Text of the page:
As the province's police force, the Saskatchewan RCMP must be ever-ready to respond to all types of incidents. When the most dangerous situations unfold, our Critical Incident Response Team (CIRT) – a group of highly-trained police officers – will be there.
"These officers work very cohesively in a team atmosphere during very high-stress, fast-paced situations," says Insp. Devin Pugh, a critical incident commander who oversees CIRT responses. "Each of the components has different skillsets and attributes, but when you put them all together, we have the ability to resolve situations in the most peaceful and safe way possible."
'Our goal is always to resolve the situation'
At the centre of any critical incident is a person in crisis. This may be someone who is threatening self-harm. This may be someone who has taken hostages or is making violent threats against the public or police officers. Whatever the situation, a CIRT crisis negotiator is usually the first to make contact with that person – and their goal is to make a connection. "What we're doing is trying to establish a rapport and a sense of understanding," explains S/Sgt. Tim Schwartz, one of the CIRT's long-time crisis negotiators. "We have empathy. We're trying to view their situation from their lens and what they are thinking. That connection and that knowledge is the first step in allowing us to resolve the crisis safely."
"Our goal is always to resolve the situation without any tactical response," says Insp. Pugh. "We want to talk people through it. Our negotiators have many tools and tactics, and we always have an on-call mental health practitioner that can provide them guidance and advice on how we can talk to this person, how we can best approach them."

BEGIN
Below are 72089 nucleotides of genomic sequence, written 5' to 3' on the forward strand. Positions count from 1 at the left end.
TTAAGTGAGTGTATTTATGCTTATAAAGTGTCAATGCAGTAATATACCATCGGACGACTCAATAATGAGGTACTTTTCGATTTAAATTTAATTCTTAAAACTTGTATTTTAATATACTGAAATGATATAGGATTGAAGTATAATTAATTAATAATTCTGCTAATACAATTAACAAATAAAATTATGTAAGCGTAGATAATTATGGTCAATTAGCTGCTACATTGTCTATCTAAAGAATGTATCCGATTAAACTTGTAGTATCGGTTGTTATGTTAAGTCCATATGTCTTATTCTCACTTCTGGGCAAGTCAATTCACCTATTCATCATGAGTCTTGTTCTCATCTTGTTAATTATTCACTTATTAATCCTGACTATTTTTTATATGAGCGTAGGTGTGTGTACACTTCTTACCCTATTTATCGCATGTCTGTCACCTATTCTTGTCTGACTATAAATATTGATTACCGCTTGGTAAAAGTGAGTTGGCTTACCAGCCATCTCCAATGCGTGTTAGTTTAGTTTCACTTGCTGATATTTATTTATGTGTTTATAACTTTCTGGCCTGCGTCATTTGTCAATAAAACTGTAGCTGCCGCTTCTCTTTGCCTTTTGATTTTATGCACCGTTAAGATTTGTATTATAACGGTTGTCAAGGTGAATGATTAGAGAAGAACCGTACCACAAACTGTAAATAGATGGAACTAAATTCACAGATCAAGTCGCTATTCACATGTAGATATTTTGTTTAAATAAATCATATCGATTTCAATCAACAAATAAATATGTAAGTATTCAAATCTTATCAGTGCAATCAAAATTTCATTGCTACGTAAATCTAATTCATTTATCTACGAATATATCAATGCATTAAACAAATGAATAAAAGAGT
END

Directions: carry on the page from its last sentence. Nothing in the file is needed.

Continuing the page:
Every team member has a role
Crisis negotiators like S/Sgt. Schwartz, who worked as a social worker before he became an RCMP officer, are the calm voice the person at the centre of a critical incident hears. Behind the team of negotiators is the rest of the specially-trained CIRT. This includes the RCMP Emergency Response Team, who use specialized tactics and equipment to resolve high-risk incidents; the RCMP Emergency Medical Response Team, who have paramedic-grade first aid training; and RCMP Police Dog Services, who provide tracking and tactical support.
Other components include: the explosive disposal unit; containment, who ensure a safe perimeter is maintained around an incident; and the emergency support unit, who oversee the deployment and maintenance of large pieces of equipment, including mobile command centres, which are used during large or prolonged incidents.
Overseeing all of these components during a CIRT response is a critical incident commander, like Insp. Pugh. All actions taken by the aforementioned units are approved by the critical incident commander. A scribe stays with him or her throughout the incident to record all decision-making. Organization and a clear chain of command is so important to an orderly and information-based response to critical situations.
Saskatchewan RCMP's CIRT uses advanced technology to assist in the resolution of critical incidents. This includes everything from specialized vehicles to phones that can be safely delivered to a barricaded person so a crisis negotiator can connect with them. If a threat to public safety cannot be resolved, the CIRT also has a range of equipment that assists officers in de-escalating risk with as little injury as safely possible.